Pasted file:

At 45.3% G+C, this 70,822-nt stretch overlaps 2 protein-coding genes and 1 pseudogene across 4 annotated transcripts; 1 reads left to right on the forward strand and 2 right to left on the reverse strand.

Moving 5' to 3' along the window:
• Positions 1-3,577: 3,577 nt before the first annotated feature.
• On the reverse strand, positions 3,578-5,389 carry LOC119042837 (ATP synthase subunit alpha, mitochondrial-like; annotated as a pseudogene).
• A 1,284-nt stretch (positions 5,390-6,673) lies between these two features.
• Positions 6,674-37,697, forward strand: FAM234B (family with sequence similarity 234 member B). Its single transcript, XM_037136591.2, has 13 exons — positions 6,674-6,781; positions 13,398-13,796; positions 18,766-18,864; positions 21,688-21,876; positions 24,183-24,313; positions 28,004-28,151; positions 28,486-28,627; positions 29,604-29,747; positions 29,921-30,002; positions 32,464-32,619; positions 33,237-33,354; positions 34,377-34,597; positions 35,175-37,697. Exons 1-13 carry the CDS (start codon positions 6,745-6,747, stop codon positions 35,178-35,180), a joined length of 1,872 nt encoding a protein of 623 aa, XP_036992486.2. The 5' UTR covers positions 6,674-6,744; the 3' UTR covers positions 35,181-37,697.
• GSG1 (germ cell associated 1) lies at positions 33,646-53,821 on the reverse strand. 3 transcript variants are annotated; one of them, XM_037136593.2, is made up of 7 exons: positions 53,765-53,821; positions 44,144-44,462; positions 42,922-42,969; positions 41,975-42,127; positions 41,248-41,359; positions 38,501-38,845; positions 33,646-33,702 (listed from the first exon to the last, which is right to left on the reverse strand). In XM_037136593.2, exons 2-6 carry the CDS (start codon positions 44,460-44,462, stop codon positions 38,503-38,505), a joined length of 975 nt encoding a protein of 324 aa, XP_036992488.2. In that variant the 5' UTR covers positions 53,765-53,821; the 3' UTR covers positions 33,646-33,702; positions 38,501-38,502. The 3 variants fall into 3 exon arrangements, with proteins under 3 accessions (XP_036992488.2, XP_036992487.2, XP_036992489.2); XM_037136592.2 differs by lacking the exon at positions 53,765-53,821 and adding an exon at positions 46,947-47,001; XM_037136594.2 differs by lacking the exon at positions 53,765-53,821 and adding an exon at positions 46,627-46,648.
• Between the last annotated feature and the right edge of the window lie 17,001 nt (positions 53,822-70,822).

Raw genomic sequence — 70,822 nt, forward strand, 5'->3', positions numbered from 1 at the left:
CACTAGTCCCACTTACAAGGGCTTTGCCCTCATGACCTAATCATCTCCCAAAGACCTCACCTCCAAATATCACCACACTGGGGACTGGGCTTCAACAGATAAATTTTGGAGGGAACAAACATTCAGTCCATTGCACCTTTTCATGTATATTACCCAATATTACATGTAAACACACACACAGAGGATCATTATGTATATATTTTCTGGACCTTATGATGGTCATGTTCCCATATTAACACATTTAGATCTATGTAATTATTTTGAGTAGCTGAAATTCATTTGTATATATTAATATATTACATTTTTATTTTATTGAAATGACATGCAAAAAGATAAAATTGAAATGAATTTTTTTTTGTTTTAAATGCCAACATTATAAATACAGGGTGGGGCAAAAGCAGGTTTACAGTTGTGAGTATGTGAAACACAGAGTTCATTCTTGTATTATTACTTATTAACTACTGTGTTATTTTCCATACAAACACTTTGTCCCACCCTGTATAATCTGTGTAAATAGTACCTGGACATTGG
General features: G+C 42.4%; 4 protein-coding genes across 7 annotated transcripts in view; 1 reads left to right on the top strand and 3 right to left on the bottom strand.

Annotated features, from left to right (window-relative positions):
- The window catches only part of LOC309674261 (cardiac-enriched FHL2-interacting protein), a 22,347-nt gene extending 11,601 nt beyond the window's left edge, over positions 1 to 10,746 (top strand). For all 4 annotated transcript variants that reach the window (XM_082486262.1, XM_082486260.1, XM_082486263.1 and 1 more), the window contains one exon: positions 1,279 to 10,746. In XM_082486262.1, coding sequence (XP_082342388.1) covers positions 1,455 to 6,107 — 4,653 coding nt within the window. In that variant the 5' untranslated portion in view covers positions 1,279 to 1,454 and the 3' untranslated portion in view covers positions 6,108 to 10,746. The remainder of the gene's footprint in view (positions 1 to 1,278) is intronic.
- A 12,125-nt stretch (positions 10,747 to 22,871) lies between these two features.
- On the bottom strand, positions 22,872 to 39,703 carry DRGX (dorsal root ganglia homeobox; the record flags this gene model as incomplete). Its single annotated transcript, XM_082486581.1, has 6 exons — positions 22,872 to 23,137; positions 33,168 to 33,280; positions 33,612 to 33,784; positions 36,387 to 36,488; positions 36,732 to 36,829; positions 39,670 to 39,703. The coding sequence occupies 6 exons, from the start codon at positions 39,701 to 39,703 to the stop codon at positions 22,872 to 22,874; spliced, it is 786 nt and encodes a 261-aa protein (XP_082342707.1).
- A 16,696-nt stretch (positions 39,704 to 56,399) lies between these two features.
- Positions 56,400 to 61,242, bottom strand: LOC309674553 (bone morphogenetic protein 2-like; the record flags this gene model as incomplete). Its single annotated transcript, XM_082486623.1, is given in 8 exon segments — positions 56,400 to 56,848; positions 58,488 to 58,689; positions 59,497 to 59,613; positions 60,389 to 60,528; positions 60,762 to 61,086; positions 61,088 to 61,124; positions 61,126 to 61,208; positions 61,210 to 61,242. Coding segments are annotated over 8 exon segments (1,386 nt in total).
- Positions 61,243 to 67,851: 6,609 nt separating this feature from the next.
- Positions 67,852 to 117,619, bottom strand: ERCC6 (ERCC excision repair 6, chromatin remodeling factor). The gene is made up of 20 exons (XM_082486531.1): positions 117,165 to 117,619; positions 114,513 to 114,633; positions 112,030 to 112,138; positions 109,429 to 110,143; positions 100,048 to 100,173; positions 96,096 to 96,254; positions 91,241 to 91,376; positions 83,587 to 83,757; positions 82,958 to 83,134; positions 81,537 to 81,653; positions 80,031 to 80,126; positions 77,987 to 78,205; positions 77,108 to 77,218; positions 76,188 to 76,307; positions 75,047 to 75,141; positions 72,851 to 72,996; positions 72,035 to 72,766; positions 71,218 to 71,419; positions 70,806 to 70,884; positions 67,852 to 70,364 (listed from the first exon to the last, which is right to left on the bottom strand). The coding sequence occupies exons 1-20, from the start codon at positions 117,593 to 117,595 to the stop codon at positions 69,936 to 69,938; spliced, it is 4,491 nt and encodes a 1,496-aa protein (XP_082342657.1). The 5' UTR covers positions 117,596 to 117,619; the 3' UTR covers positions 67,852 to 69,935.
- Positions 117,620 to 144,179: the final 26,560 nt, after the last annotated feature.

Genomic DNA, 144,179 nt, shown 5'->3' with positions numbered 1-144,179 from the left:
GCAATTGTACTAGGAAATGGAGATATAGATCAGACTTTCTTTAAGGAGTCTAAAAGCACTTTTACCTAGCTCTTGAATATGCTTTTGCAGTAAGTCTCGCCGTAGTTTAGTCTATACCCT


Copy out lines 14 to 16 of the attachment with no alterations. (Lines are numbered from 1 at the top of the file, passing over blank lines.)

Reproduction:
- A 12,125-nt stretch (positions 10,747 to 22,871) lies between these two features.
- On the bottom strand, positions 22,872 to 39,703 carry DRGX (dorsal root ganglia homeobox; the record flags this gene model as incomplete). Its single annotated transcript, XM_082486581.1, has 6 exons — positions 22,872 to 23,137; positions 33,168 to 33,280; positions 33,612 to 33,784; positions 36,387 to 36,488; positions 36,732 to 36,829; positions 39,670 to 39,703. The coding sequence occupies 6 exons, from the start codon at positions 39,701 to 39,703 to the stop codon at positions 22,872 to 22,874; spliced, it is 786 nt and encodes a 261-aa protein (XP_082342707.1).
- A 16,696-nt stretch (positions 39,704 to 56,399) lies between these two features.